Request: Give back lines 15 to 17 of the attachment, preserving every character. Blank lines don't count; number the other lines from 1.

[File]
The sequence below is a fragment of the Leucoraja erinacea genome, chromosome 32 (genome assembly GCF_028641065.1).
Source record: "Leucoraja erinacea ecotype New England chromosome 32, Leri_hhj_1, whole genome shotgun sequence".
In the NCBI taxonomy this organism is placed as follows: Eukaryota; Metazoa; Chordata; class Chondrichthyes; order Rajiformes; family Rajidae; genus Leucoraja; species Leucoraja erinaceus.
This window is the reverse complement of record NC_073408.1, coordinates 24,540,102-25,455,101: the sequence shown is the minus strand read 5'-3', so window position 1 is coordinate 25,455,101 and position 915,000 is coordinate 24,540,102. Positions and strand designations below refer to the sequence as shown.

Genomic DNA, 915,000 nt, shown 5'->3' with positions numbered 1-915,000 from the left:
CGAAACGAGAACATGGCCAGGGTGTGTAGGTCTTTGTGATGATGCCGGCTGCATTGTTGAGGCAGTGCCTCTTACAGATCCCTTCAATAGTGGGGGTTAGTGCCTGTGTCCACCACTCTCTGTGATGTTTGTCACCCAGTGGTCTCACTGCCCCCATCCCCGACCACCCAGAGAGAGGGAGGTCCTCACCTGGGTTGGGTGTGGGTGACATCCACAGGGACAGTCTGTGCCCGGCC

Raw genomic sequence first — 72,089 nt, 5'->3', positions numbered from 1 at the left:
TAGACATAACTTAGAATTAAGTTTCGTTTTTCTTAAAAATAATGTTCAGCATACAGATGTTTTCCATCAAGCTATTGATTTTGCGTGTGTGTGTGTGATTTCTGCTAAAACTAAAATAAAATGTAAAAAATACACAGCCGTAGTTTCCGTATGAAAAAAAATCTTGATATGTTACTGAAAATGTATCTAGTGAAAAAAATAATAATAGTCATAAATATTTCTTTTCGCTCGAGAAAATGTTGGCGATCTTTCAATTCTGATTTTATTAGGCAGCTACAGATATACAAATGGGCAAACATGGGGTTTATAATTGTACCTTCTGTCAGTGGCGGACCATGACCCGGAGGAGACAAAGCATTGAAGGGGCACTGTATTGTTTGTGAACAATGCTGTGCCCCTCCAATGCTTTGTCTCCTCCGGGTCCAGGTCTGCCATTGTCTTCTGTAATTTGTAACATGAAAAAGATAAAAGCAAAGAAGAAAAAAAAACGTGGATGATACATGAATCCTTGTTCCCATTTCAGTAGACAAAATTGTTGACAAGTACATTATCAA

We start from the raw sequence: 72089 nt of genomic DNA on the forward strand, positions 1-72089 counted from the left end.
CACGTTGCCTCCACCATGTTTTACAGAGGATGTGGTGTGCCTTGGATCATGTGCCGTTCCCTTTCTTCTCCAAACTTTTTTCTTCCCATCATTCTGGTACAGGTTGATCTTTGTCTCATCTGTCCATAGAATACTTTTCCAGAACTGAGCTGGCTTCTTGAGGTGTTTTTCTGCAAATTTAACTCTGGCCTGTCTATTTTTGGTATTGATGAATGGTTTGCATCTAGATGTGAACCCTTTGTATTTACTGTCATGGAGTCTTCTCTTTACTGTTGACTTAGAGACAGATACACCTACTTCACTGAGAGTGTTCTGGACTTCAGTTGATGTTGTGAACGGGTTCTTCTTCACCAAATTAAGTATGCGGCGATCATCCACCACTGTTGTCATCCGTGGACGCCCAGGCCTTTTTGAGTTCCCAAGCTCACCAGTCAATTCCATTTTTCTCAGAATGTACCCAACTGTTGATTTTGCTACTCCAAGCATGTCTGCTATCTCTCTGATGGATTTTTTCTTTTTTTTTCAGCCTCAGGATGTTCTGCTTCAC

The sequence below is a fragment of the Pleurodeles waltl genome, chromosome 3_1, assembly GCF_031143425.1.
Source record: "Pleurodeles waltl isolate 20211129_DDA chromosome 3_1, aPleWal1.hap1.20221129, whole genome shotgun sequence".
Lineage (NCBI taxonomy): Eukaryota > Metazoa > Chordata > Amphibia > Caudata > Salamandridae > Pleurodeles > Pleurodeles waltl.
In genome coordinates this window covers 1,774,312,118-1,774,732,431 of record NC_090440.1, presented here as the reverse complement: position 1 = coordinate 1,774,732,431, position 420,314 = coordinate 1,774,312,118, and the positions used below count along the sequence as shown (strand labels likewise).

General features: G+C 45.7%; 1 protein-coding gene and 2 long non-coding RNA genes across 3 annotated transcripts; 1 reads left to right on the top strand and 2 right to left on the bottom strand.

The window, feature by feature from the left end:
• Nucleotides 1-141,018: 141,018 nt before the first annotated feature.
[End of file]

General features: G+C 45.7%; 1 protein-coding gene and 2 long non-coding RNA genes across 3 annotated transcripts; 1 reads left to right on the top strand and 2 right to left on the bottom strand.

The window, feature by feature from the left end:
• Nucleotides 1-141,018: 141,018 nt before the first annotated feature.